The Court of Appeal did not agree and upheld the entirety of the first instance Judge’s reasoning. The substitution of the Resolution for the LISA relieved MTH of both the obligation to continue to pay for the LISA and the risk of a continuing claim for liquidated damages for delays attributable to working with the LISA. The essential fallacy of E.ON’s case was that it ignored the fact that by the Contract MTH had: (a) agreed to carry out the work for a fixed price and (b) assumed the risk that the pricewould, in the event, not be enough to cover the work which it had promised to do. The logical conclusion to be drawn from E.ON’s approach was that if, for example, pursuant to a Variation Order, half the contract works were omitted then the deduction from the contract price could be 100% if the time that MTH would have in fact taken to perform the omitted works would have been so long as to justify a valuation equivalent to the whole of the contract price. This exposed the flaw in E.ON’s argument. It was not necessary or appropriate to work out how many days it would, in fact, have taken to complete the installation using the LISA. It was not necessary to consider the reason for the variation and account for that in its valuation.

 

Conclusion

 
This was a somewhat peculiar situation where the variation orders issued by E.ON had the effect of changing the parties’ original contractual obligations with regard to the hiring of the jack-up barge. The consequence of this was that MTH was relieved of the risk exposure to liquidated damages for delay that would likely have arisen if it had continued to use the LISA.E.ON’s view was that MTH should nonetheless bear the burden of that risk through a reduction in the contract price for the omitted work. The Court of Appeal rightly, in our view, dismissed E.ON’s approach to valuing the omitted works. To have allowed such an approach would be precedent for allowing owners a remedy for breach of contract by way of a reduction in the contract price, in circumstances where the appropriate remedy is liquidated damages for delay (if, indeed, there is an actual delay). It is now clear, certainly under English law, that the correct approach to valuing omitted work is, where possible, to take the prices allocated to various elements of work as set out in the contract and then establish a suitable deduction from the Contract Price based on those prices.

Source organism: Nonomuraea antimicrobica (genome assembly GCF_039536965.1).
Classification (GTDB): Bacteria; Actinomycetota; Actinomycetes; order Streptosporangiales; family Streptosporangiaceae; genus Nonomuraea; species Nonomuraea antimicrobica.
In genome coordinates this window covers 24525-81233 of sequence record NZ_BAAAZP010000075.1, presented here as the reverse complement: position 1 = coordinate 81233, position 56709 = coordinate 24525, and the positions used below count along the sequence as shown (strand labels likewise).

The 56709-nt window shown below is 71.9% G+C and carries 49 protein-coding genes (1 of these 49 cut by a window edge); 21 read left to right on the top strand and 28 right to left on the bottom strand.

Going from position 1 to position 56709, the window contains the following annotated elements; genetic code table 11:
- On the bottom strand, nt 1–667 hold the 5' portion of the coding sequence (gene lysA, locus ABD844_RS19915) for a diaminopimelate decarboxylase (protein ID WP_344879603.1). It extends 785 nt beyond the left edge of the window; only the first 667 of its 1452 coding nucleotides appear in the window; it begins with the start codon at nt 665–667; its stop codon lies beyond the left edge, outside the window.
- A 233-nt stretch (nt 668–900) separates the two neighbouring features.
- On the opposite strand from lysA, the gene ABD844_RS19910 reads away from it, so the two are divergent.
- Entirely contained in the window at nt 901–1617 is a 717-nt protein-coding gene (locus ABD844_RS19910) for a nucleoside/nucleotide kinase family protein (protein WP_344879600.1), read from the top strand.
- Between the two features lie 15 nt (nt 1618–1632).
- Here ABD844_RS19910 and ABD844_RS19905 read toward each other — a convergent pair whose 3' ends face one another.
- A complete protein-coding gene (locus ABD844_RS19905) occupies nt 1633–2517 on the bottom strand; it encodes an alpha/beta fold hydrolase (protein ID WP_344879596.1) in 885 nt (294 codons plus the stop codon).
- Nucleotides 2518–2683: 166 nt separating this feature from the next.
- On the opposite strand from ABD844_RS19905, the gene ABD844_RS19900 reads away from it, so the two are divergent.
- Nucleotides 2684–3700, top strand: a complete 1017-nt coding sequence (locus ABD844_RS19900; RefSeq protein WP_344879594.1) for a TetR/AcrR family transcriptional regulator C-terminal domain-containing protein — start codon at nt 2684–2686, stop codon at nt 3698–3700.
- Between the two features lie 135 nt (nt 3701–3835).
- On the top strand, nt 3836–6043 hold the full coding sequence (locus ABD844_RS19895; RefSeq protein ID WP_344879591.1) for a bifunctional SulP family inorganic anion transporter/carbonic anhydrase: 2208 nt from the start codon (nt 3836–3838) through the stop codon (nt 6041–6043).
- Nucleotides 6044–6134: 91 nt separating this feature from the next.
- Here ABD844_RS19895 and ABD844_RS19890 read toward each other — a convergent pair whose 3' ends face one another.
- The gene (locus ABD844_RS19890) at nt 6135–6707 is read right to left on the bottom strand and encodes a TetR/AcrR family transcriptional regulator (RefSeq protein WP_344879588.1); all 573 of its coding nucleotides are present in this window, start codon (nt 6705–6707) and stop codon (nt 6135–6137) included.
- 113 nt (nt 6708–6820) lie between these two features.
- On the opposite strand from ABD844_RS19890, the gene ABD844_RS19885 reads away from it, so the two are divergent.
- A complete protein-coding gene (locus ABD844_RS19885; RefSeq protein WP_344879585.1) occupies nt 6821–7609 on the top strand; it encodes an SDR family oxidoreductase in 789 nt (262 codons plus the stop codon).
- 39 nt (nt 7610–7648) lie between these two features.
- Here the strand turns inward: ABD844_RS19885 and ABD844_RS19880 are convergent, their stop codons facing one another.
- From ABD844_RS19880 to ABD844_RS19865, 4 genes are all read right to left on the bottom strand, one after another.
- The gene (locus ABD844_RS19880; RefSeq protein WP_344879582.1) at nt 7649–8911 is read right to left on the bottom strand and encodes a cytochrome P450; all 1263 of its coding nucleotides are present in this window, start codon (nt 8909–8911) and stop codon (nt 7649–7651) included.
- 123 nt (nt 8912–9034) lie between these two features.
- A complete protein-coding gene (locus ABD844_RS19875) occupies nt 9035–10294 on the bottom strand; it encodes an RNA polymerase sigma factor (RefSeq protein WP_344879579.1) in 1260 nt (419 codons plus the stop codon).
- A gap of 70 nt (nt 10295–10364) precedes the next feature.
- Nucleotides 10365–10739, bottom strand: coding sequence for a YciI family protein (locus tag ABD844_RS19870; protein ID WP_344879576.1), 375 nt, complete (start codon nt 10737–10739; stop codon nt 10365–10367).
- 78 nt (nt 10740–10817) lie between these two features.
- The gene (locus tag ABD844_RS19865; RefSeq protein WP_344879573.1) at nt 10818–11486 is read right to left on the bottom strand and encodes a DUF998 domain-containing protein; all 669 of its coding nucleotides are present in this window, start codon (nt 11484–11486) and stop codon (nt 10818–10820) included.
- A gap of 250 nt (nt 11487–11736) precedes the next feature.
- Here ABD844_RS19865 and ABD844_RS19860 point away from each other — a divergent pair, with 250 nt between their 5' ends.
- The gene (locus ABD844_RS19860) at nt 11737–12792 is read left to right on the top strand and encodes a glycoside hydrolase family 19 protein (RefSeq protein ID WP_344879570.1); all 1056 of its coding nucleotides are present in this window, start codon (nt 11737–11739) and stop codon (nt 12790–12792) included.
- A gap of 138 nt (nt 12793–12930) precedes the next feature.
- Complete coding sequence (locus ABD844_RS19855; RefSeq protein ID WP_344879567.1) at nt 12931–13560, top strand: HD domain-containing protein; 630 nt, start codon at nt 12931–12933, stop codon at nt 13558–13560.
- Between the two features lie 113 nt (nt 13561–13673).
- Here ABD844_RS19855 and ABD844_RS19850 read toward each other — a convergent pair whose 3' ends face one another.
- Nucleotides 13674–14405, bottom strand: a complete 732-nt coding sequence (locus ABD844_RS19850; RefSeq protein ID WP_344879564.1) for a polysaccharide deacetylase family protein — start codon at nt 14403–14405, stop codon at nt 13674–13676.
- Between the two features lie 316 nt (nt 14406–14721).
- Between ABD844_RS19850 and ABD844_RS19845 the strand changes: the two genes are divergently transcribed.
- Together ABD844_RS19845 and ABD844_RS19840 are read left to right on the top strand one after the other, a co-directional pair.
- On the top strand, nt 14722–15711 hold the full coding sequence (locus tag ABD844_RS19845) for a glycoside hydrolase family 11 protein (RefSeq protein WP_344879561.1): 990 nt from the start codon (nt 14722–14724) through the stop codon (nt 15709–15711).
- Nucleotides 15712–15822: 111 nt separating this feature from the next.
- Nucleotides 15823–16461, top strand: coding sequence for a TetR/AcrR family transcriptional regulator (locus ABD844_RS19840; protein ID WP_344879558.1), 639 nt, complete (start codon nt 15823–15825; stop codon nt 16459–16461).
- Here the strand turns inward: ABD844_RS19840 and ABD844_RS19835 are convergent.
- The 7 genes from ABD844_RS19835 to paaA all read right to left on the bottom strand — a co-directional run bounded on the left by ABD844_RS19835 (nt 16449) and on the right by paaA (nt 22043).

End Notes:

 

1 MT Hojgaard a/s v E.ON Climate and Renewables [2014] EWHC Civ 710.

 

herbert smith Freehills

 

For further information, please contact:

 

Peter Godwin, Partner, Herbert Smith Freehills
peter.godwin@hsf.com

 

Dominic Roughton, Partner, Herbert Smith Freehills
dominic.roughton@hsf.com

 

David Gilmore, Partner, Herbert Smith Freehills
david.gilmore@hsf.com

 

Emma Kratochvilova, Partner, Herbert Smith Freehills
emma.kratochvilova@hsf.com

 

James Doe, Partner, Herbert Smith Freehills
james.doe@hsf.com